My friends, this misguided word-slinger can’t think of a better way to kick off the new year than with a column on Albert Troxell. Well, if I really dwelled on the issue I suppose there’s a better subject, but Albert is good enough.
Many of you probably recognize him because he’s an intricate part of the downtown Enumclaw scene. Yet, except for an occasional greeting, you may never have spoken with the gentleman. If you’re lucky enough to know Albert on a personal level, consider yourself fortunate because he’s an interesting and humorous fellow.
In case you aren’t certain who I mean, let me clarify the matter once and for all: Albert cuts grass. He’s that short, muscular, round-shouldered, 69-year-old fellow you often see tending to the lawn around City Hall and various homes in town. Or perhaps you’ve seen him pushing his lawn-mower up and down the sidewalks as he moves from one job to another. He also has a bicycle he rides here and there. One or the other – the lawnmower or the bicycle – is often parked outside the Ski Inn. Yet, you shouldn’t assume he’s a heavy drinker; nothing could be further from the truth. In all the years I’ve known Albert he’s never drank anything stronger than a Diet Coke. But alas, he is subject to diabetic seizures and these attacks have shaken him when he’s in the gin mill – whereupon, other customers have understandably assumed he’s drunk. These bazaar episodes only last a few minutes, then he returns to normal.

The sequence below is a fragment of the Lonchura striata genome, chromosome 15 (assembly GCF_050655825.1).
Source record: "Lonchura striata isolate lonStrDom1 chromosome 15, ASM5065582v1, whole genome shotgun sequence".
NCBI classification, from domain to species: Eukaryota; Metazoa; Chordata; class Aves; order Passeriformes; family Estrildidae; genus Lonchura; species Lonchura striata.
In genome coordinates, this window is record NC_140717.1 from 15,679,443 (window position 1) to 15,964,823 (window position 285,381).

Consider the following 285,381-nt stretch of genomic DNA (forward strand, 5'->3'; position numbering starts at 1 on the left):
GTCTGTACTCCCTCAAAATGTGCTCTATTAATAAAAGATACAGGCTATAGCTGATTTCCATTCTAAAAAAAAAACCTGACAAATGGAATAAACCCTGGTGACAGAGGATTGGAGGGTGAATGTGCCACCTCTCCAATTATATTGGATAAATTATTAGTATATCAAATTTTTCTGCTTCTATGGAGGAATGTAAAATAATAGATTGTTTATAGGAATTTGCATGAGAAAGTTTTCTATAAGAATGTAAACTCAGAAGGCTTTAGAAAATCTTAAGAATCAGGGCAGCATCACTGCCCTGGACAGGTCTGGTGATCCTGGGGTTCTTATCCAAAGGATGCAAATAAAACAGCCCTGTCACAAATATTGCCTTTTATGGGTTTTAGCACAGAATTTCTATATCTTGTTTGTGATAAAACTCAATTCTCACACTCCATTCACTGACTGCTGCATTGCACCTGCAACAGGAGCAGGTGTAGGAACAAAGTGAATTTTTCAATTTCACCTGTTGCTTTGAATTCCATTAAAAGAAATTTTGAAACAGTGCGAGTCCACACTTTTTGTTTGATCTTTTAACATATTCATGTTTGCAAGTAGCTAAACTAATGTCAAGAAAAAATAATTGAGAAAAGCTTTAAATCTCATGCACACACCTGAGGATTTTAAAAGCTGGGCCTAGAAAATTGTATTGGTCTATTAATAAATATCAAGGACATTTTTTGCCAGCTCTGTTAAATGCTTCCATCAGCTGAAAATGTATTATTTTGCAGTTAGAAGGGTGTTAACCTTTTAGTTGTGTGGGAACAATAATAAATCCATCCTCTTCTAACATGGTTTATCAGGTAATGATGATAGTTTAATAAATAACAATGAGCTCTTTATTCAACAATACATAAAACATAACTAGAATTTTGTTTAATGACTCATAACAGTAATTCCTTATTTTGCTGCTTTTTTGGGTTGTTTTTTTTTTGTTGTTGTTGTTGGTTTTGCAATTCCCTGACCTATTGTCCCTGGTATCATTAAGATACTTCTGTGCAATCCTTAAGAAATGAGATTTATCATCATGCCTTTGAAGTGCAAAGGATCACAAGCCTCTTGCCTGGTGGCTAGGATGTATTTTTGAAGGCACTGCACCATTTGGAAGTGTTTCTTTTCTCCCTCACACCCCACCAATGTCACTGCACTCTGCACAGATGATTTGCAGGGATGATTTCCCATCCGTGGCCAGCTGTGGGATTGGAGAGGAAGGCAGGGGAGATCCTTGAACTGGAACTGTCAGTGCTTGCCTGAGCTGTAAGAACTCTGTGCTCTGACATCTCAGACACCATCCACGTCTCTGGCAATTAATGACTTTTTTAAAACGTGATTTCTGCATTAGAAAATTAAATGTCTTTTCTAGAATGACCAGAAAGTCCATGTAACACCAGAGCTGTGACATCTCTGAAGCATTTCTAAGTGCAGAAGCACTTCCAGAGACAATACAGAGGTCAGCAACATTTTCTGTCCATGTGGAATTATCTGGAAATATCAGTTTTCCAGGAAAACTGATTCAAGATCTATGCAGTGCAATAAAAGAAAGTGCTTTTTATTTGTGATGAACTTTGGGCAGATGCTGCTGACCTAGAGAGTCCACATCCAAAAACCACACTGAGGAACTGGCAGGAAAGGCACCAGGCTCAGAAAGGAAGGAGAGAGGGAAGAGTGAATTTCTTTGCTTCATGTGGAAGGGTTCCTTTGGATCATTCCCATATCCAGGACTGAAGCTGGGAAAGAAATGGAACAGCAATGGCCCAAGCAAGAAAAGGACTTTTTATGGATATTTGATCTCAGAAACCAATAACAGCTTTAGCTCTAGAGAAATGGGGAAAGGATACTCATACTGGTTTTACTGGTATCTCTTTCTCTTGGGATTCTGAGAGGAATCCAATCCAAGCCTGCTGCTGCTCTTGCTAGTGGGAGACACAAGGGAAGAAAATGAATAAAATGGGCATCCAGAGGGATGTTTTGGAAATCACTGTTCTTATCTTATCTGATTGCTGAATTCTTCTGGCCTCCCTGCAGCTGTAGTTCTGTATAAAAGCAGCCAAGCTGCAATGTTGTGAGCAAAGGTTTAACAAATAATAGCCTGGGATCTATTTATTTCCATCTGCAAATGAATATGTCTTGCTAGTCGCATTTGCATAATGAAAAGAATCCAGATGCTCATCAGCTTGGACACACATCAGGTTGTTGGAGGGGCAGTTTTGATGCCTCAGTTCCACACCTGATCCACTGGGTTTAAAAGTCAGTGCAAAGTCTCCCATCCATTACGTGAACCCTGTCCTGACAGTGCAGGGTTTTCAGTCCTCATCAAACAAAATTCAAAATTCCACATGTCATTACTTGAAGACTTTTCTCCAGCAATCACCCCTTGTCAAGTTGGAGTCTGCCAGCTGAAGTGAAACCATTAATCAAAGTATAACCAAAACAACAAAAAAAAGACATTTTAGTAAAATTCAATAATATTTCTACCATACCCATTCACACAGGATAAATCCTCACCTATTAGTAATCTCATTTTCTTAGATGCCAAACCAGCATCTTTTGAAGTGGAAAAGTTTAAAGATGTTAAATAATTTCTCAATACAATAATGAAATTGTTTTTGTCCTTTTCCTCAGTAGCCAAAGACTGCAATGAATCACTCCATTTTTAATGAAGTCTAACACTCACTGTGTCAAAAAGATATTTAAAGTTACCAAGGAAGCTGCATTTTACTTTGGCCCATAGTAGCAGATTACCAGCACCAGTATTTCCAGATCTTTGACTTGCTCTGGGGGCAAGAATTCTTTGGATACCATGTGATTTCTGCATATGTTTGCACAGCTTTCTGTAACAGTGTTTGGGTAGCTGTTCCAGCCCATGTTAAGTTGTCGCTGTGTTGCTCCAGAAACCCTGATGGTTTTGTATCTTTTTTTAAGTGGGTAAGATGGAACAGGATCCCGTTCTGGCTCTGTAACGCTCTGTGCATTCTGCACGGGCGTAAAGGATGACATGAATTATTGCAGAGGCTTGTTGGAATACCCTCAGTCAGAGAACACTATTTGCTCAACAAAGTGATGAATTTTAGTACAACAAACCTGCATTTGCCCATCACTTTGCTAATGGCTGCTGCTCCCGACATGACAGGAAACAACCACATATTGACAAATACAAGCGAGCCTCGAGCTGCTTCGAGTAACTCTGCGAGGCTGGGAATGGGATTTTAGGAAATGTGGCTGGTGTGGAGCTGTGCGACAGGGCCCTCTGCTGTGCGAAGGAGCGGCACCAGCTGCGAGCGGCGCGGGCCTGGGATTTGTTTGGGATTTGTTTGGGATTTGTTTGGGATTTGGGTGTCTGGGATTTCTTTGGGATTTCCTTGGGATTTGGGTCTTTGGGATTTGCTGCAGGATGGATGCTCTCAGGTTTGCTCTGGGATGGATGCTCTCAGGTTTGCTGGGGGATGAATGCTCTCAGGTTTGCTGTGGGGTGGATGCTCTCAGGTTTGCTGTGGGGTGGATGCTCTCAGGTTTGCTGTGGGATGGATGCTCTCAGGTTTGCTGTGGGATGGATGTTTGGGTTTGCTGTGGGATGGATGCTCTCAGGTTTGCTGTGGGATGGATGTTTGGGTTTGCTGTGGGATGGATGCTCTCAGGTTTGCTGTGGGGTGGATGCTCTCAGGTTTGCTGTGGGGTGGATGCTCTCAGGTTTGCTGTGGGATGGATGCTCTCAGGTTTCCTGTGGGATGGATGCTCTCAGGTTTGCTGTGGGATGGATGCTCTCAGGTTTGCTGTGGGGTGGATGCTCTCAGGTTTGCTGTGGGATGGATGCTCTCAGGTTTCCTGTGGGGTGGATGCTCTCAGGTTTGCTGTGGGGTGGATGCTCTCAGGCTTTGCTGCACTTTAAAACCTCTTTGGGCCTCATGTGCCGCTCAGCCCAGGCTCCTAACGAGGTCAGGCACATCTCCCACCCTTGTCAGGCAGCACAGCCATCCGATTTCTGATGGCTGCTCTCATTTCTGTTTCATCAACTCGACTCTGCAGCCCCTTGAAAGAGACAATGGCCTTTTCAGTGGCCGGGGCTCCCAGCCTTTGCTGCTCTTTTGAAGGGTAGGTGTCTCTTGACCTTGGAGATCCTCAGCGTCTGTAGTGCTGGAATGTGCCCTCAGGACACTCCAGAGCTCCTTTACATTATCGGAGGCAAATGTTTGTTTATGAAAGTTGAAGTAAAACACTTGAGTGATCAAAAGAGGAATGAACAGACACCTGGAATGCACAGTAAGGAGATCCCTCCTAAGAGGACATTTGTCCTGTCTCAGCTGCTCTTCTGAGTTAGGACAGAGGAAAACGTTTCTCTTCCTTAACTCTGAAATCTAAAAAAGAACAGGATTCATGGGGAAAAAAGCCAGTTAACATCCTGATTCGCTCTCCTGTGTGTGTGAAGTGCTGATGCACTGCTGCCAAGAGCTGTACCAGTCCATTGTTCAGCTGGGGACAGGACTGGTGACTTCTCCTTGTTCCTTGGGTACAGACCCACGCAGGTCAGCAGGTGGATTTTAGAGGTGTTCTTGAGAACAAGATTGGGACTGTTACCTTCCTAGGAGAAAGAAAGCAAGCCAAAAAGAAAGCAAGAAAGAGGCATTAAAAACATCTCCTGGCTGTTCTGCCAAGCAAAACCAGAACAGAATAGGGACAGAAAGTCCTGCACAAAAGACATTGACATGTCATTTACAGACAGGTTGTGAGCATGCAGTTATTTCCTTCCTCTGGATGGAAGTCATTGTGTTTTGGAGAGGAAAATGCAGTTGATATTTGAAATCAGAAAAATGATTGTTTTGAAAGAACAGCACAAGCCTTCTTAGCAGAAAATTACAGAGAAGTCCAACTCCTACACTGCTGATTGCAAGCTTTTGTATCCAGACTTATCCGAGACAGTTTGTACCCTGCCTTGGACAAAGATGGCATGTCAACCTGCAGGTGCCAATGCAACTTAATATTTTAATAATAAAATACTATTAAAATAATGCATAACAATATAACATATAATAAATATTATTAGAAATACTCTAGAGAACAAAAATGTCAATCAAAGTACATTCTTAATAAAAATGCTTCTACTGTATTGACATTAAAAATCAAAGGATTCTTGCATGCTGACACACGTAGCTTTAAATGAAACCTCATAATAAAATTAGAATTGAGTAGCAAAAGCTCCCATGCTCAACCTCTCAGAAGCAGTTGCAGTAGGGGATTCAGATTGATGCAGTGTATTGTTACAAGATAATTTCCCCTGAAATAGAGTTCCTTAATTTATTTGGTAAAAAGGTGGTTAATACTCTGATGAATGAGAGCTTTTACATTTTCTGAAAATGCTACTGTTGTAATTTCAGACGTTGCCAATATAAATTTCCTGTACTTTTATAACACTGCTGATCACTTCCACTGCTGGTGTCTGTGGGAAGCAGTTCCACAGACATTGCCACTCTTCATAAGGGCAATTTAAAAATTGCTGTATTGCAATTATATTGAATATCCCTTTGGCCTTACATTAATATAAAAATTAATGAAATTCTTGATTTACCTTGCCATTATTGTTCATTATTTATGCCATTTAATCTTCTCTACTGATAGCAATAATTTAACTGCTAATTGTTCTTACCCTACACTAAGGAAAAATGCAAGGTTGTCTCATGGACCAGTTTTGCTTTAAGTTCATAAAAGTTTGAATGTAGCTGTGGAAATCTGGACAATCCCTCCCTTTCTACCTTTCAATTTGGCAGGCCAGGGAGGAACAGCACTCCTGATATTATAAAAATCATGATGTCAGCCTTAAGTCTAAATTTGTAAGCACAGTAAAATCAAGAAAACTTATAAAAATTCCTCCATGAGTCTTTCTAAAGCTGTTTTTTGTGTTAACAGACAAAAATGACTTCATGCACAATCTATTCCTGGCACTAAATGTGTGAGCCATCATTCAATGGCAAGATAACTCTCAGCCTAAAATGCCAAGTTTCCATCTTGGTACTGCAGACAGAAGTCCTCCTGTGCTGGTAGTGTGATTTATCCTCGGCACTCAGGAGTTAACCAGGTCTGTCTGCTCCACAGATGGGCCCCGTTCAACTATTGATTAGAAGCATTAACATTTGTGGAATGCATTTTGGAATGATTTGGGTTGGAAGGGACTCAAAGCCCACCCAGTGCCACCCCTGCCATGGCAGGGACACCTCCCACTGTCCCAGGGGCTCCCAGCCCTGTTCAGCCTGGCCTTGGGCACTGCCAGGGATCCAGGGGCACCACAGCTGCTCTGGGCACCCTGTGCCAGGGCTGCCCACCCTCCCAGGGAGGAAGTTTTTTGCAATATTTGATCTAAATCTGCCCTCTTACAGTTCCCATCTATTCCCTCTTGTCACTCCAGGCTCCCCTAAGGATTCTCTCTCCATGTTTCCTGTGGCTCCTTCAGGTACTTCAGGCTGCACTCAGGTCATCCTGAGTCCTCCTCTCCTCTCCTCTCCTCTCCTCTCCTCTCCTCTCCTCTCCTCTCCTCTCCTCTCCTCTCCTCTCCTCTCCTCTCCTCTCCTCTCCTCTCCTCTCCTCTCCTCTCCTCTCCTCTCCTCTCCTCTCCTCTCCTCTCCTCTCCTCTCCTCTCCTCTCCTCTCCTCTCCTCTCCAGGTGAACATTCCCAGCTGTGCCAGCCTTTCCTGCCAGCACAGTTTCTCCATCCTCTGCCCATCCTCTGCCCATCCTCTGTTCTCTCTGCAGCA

Casually, he knows a lot of people around town and has pet names for many of them. For instance, he calls me Curly, which stems from his fondness for “The Three Stooges.”
I was shocked to learn Albert had spent much of his life confined to various state institutions. His mother didn’t want him and had him committed when he was 4 years old. Eventually, he ended up at Rainier School in Buckley.
This seems like a hideous injustice. Trust me on this one: unless he was terribly different in his younger days, there was absolutely no damned reason for him to be locked up.
Today, he lives alone in his own house and does just fine, thank you. He’s been cutting lawns for the past 30 years.
The other day, Albert was mowing the yard of a house he had been serving for several months, when a stranger stepped out on the front porch and flagged him down. “Who are you?” the stranger asked.
“I’m the guy who cuts the lawn,” Al relied.
“Well, this house has been sold and I’m the new owner.”
“That’s fine,” Albert said. “I’m the guy who cuts the lawn,” and he returned to the chore at hand.
Yup, that’s what he does.